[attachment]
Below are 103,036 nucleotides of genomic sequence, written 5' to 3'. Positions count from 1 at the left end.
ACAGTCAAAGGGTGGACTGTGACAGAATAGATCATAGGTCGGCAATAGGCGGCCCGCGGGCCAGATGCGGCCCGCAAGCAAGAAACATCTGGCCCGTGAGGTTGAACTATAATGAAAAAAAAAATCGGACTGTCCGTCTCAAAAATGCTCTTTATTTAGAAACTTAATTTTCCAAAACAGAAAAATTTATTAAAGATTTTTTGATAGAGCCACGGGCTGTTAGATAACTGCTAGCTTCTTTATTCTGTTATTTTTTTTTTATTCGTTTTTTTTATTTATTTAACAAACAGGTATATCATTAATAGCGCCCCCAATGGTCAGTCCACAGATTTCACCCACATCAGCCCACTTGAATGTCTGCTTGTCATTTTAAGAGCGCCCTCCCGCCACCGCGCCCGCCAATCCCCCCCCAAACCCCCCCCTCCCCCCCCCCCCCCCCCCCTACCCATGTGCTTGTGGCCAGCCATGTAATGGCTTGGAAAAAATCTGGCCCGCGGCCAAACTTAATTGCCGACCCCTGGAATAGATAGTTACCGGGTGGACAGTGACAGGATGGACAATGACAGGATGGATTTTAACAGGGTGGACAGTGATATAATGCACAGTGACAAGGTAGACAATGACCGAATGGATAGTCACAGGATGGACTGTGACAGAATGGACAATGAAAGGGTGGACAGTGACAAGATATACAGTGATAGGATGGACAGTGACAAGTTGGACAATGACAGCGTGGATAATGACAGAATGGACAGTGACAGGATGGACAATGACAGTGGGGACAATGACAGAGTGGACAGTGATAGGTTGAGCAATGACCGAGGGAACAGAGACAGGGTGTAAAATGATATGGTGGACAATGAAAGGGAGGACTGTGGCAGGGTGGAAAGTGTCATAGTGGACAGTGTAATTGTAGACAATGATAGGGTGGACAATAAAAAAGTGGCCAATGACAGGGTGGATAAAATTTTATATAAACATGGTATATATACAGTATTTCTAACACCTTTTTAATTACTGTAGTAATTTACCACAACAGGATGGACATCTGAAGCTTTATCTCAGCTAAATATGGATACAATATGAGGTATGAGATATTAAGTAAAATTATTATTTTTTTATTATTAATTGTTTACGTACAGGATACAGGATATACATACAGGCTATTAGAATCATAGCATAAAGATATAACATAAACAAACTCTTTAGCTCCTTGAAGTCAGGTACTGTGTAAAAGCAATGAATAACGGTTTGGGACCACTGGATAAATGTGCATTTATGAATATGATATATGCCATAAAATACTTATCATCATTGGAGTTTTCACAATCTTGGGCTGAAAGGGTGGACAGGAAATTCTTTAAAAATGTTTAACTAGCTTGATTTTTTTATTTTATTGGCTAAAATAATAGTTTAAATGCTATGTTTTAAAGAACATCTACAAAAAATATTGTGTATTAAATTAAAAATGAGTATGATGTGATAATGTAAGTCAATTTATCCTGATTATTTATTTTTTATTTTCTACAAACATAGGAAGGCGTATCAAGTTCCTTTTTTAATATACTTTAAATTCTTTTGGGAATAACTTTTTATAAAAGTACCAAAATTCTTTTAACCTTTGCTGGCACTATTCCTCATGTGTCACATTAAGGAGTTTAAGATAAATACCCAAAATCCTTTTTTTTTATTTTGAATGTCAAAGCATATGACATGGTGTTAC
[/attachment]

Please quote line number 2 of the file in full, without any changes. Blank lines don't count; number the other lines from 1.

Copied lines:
ACAGTCAAAGGGTGGACTGTGACAGAATAGATCATAGGTCGGCAATAGGCGGCCCGCGGGCCAGATGCGGCCCGCAAGCAAGAAACATCTGGCCCGTGAGGTTGAACTATAATGAAAAAAAAAATCGGACTGTCCGTCTCAAAAATGCTCTTTATTTAGAAACTTAATTTTCCAAAACAGAAAAATTTATTAAAGATTTTTTGATAGAGCCACGGGCTGTTAGATAACTGCTAGCTTCTTTATTCTGTTATTTTTTTTTTATTCGTTTTTTTTATTTATTTAACAAACAGGTATATCATTAATAGCGCCCCCAATGGTCAGTCCACAGATTTCACCCACATCAGCCCACTTGAATGTCTGCTTGTCATTTTAAGAGCGCCCTCCCGCCACCGCGCCCGCCAATCCCCCCCCAAACCCCCCCCTCCCCCCCCCCCCCCCCCCCTACCCATGTGCTTGTGGCCAGCCATGTAATGGCTTGGAAAAAATCTGGCCCGCGGCCAAACTTAATTGCCGACCCCTGGAATAGATAGTTACCGGGTGGACAGTGACAGGATGGACAATGACAGGATGGATTTTAACAGGGTGGACAGTGATATAATGCACAGTGACAAGGTAGACAATGACCGAATGGATAGTCACAGGATGGACTGTGACAGAATGGACAATGAAAGGGTGGACAGTGACAAGATATACAGTGATAGGATGGACAGTGACAAGTTGGACAATGACAGCGTGGATAATGACAGAATGGACAGTGACAGGATGGACAATGACAGTGGGGACAATGACAGAGTGGACAGTGATAGGTTGAGCAATGACCGAGGGAACAGAGACAGGGTGTAAAATGATATGGTGGACAATGAAAGGGAGGACTGTGGCAGGGTGGAAAGTGTCATAGTGGACAGTGTAATTGTAGACAATGATAGGGTGGACAATAAAAAAGTGGCCAATGACAGGGTGGATAAAATTTTATATAAACATGGTATATATACAGTATTTCTAACACCTTTTTAATTACTGTAGTAATTTACCACAACAGGATGGACATCTGAAGCTTTATCTCAGCTAAATATGGATACAATATGAGGTATGAGATATTAAGTAAAATTATTATTTTTTTATTATTAATTGTTTACGTACAGGATACAGGATATACATACAGGCTATTAGAATCATAGCATAAAGATATAACATAAACAAACTCTTTAGCTCCTTGAAGTCAGGTACTGTGTAAAAGCAATGAATAACGGTTTGGGACCACTGGATAAATGTGCATTTATGAATATGATATATGCCATAAAATACTTATCATCATTGGAGTTTTCACAATCTTGGGCTGAAAGGGTGGACAGGAAATTCTTTAAAAATGTTTAACTAGCTTGATTTTTTTATTTTATTGGCTAAAATAATAGTTTAAATGCTATGTTTTAAAGAACATCTACAAAAAATATTGTGTATTAAATTAAAAATGAGTATGATGTGATAATGTAAGTCAATTTATCCTGATTATTTATTTTTTATTTTCTACAAACATAGGAAGGCGTATCAAGTTCCTTTTTTAATATACTTTAAATTCTTTTGGGAATAACTTTTTATAAAAGTACCAAAATTCTTTTAACCTTTGCTGGCACTATTCCTCATGTGTCACATTAAGGAGTTTAAGATAAATACCCAAAATCCTTTTTTTTTATTTTGAATGTCAAAGCATATGACATGGTGTTAC